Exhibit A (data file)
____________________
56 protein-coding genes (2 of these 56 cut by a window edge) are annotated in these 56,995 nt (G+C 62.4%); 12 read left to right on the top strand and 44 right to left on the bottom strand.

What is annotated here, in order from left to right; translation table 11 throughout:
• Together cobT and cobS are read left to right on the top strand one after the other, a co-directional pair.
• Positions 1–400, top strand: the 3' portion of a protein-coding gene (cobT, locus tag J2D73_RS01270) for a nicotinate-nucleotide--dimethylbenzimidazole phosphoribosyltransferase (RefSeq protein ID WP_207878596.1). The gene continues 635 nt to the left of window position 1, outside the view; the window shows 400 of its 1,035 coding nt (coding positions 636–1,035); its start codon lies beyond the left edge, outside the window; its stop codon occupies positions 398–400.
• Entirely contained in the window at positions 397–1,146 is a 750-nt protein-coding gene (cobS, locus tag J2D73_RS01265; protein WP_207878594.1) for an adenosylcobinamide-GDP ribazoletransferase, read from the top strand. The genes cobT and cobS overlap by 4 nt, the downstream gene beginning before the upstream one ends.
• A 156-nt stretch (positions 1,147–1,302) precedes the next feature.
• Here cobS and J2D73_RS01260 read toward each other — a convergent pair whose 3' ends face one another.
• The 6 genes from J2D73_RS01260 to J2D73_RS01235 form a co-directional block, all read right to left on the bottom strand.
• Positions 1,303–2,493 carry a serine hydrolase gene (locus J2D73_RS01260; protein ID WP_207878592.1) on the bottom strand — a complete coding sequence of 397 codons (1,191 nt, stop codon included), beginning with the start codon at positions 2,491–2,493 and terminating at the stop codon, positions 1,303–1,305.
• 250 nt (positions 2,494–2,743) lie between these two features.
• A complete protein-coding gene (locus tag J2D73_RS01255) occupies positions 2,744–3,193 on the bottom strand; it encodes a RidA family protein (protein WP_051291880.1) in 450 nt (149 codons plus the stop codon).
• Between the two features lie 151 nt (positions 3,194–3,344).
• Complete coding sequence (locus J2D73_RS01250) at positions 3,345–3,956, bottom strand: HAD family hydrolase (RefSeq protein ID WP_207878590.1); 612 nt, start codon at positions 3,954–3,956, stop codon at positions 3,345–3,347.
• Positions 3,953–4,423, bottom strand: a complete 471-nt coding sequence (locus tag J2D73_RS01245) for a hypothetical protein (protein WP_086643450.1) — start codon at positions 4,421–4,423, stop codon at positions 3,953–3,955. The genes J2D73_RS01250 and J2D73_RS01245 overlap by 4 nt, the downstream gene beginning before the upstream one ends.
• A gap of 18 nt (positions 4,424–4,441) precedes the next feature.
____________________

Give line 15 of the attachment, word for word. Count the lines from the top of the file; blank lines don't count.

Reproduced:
• A gap of 18 nt (positions 4,424–4,441) precedes the next feature.